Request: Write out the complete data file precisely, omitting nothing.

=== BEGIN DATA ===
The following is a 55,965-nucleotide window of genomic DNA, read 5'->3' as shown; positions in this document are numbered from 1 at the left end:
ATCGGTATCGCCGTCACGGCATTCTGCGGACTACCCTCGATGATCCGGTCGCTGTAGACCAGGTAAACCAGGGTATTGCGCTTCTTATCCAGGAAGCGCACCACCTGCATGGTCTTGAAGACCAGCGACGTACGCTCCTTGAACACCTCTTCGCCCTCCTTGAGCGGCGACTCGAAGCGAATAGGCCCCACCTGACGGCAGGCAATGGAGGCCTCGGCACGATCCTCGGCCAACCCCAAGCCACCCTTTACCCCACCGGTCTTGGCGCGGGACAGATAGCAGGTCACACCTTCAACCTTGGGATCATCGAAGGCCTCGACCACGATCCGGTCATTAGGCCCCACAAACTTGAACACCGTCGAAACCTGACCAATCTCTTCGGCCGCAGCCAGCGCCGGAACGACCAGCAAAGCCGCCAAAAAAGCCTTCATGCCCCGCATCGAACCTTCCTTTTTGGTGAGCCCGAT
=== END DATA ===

The following is a 55,965-nucleotide window of genomic DNA, read 5'->3' as shown; positions in this document are numbered from 1 at the left end:
ATCGGTATCGCCGTCACGGCATTCTGCGGACTACCCTCGATGATCCGGTCGCTGTAGACCAGGTAAACCAGGGTATTGCGCTTCTTATCCAGGAAGCGCACCACCTGCATGGTCTTGAAGACCAGCGACGTACGCTCCTTGAACACCTCTTCGCCCTCCTTGAGCGGCGACTCGAAGCGAATAGGCCCCACCTGACGGCAGGCAATGGAGGCCTCGGCACGATCCTCGGCCAACCCCAAGCCACCCTTTACCCCACCGGTCTTGGCGCGGGACAGATAGCAGGTCACACCTTCAACCTTGGGATCATCGAAGGCCTCGACCACGATCCGGTCATTAGGCCCCACAAACTTGAACACCGTCGAAACCTGACCAATCTCTTCGGCCGCAGCCAGCGCCGGAACGACCAGCAAAGCCGCCAAAAAAGCCTTCATGCCCCGCATCGAACCTTCCTTTTTGGTGAGCCCGAT